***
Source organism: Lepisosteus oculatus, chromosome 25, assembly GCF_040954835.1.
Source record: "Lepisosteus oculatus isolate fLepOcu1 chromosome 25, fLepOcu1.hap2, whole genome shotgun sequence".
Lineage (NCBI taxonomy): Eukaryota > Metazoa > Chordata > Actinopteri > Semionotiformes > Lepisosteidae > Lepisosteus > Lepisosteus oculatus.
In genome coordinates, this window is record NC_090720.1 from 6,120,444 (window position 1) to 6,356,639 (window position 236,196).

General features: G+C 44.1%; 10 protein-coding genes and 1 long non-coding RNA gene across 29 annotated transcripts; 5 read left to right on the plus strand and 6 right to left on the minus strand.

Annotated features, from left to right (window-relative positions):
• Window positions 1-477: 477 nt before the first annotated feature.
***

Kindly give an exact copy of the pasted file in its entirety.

Source organism: Lepisosteus oculatus, chromosome 25, assembly GCF_040954835.1.
Source record: "Lepisosteus oculatus isolate fLepOcu1 chromosome 25, fLepOcu1.hap2, whole genome shotgun sequence".
Lineage (NCBI taxonomy): Eukaryota > Metazoa > Chordata > Actinopteri > Semionotiformes > Lepisosteidae > Lepisosteus > Lepisosteus oculatus.
In genome coordinates, this window is record NC_090720.1 from 6,120,444 (window position 1) to 6,356,639 (window position 236,196).

General features: G+C 44.1%; 10 protein-coding genes and 1 long non-coding RNA gene across 29 annotated transcripts; 5 read left to right on the plus strand and 6 right to left on the minus strand.

Annotated features, from left to right (window-relative positions):
• Window positions 1-477: 477 nt before the first annotated feature.